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vey to us every possible circumstance attendant upon the motion of bodies. First, Bodies, when in motion, appear to change their form. A bird, for instance, when it moves its wings, or a quadruped when it moves its feet, is every moment changing its form,—and this, we conceive, is sufficiently observed by the faculty of “ Form.” Secondly, An object, when moving from us, or toward us, appears to vary in size; in the former case it appears to diminish, and in the latter to increase, -and it requires experience to satisfy us that this variation of size is apparent only, and not real. This apparent change, however, is one of the most important circumstances by which we judge of motion and of bodies in motion-of the velocity with which they move, and the distance or quantity of space through which they pass. For all these observations the faculty of “ Size” appears perfectly adequate. Thirdly, Objects in motion appear to change their colour, according to the situation and point of view in which they are seen, and their nearness to, or remoteness from, the eye of the observer. For this, of course, the organ of Colouring requires no assistance. Fourthly, Objects in motion exert different degrees of mechanical force, and meet with different degrees of resistance. So far as this circumstance is an element in motion, the organ of Weight affords us all the information that we require. Lastly, Objects in motion change their position and place in relation to other objects. An object which was a little ago on our right hand, is by and by upon our left;-a bird has flown over the trees which we see at a distance,-it gradually approaches-is now right over our heads,-now rests upon the steeple,---or crosses the river, and disappears over the summit of the mountain. There is nothing here that we may not learn from Locality. In short, it seems impossible to point out a single circumstance connected with motion that these different faculties do not take cognizance of separately. The only use of any faculty is to convey information to the mind, and if the faculties we have mentioned afford us all the information we require or can ob

tain respecting motion and objects in motion, the probability is, that there is no special faculty for motion. If there had been such a faculty, we should certainly expect to find the organ of it large in Mr Audubon, when representation of objects in motion is the most vivid we can conceive; but it appears to us, that his talent in this respect may be perfectly accounted for, without resorting to any separate faculty, by his great development of Form, Size, Weight, Colouring, Locality, and Individuality; these appearing to us sufficient to convey the most accurate information of every circumstance attendant upon the motion of external objects.

Leaving this discussion for the present, it is time that we attend to M. Weiss, in whom the development of the organ of T'une was extremely conspicuous. A mask, in plaster, was taken from his head, during his stay here, by Mr O'Neil of this city, and is to be had for sale, along with the other phrenological casts; so that everyone may have an opportunity of satisfying himself of the fact with regard to the prominence of the organ of Tune. It appears in the mask of that triangular or pyramidal form remarked by Gall in the heads of Gluck, Mozart, and some other celebrated musicians. Of the manifestations in this case, we cannot do better than quote the account given in a contemporary paper.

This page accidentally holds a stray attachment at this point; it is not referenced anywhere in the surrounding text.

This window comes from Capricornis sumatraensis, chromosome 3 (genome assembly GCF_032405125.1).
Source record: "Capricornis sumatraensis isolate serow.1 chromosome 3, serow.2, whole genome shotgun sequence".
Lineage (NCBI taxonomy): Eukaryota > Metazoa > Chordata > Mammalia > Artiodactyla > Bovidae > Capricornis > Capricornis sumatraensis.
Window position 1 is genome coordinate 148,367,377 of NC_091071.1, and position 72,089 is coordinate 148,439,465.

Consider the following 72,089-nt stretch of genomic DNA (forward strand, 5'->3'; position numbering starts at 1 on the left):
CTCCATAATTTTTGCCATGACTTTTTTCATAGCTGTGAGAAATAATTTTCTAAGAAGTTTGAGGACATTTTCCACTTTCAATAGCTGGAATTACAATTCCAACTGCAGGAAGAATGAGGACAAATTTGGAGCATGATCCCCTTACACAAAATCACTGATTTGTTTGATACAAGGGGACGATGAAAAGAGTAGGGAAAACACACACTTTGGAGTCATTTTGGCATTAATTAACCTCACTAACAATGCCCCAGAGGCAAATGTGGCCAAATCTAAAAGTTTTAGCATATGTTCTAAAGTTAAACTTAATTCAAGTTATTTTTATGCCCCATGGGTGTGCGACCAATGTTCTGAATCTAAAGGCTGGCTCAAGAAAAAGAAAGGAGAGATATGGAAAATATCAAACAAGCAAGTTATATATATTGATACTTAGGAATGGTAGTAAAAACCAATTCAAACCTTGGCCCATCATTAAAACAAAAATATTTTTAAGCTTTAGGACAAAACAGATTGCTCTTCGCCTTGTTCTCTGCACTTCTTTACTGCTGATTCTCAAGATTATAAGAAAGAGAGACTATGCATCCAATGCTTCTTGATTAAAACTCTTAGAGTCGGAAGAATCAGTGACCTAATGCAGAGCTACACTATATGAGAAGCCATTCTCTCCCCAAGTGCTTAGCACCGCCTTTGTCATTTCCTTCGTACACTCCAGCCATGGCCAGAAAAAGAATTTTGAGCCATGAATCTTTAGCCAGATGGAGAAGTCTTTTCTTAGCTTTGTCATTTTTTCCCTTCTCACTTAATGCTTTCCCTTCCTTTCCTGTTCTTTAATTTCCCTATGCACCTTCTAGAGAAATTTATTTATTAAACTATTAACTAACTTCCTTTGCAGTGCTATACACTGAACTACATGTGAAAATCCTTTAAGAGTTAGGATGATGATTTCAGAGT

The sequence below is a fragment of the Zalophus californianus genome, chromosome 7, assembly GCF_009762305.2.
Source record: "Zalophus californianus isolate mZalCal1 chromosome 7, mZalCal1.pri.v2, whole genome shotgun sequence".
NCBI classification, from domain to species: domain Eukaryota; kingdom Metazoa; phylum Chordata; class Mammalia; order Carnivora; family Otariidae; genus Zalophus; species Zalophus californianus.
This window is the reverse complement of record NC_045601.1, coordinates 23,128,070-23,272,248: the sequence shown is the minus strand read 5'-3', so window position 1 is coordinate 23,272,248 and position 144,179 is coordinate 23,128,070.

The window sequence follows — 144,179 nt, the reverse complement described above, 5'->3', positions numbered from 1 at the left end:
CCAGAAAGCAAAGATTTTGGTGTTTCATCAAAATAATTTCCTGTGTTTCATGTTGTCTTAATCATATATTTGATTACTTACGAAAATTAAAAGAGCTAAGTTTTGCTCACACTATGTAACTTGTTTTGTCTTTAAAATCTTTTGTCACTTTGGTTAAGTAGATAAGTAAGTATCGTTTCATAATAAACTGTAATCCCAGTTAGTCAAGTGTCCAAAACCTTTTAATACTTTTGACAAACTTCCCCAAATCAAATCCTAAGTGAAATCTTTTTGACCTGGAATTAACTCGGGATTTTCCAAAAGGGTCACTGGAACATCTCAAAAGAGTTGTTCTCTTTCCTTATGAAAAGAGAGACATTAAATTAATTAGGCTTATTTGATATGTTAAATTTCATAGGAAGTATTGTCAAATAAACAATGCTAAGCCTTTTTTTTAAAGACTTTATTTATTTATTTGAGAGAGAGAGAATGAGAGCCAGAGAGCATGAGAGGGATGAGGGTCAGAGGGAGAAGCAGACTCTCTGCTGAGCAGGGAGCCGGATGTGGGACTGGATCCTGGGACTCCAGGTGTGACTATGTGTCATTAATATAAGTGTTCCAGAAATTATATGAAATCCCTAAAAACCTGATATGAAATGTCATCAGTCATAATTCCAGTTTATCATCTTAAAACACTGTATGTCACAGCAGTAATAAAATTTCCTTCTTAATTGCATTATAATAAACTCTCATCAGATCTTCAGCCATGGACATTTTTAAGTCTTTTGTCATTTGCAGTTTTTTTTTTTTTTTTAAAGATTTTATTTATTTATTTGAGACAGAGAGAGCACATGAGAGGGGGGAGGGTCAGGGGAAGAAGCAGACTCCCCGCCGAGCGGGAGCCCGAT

“ MB Weiss.-We have had the pleasure of hearing this delight“ful performer, who, we observe, has advertised a concert for Fri

day next; and though by no means qualified to speak scientifi, "cally on the subject, we can safely say that we never received more “ gratification from a single instrument than we did from this gen" tleman's performance on the flute. His tone is of the most rich “ and mellifluous character, and his execution appeared to us to “ come as near perfection as the nature of the instrument will ad“mit. He favoured us with some very beautiful variations on some “ of our own favourite national airs; and although, in common with

many of our countrymen, we would perhaps have preferred hear

ing them in their own simple and unadorned melody—it is too “ much to expect of a foreigner, that, in a matter where so much “ depends on association, he should feel the same enthusiasm as our"selves in what, as an artist, most probably appears to him bald " and destitute of ornament. This we must allow, that the orna. “ments and enrichments which he did introduce, appeared to us to “ be uniformly characterized by a most refined taste, and to be well

We may

“adapted to the subjects on which they were respectively engrafted. “ We do not feel competent to speak on the technical difficulties and “merits of flute-playing, nor on the recondite mysteries of double

tonguing ; but as far as we were able to judge, it seemed to us that, in the parts most difficult of execution, Mr Weiss was equal

ly at home as in the most easy. In some of his variations, his “ performance of double parts to the same air was so perfect, that it

required the evidence of our senses to satisfy us that it was one “performer and one instrument which produced this effect. We “cannot leave the subject without noticing his exquisite performance “ of the celebrated Ranz des Vaches, which in his hands assumed a “ degree of beauty and pathos we never observed in it before. We “ could have imagined, in hearing it, that we were listening to the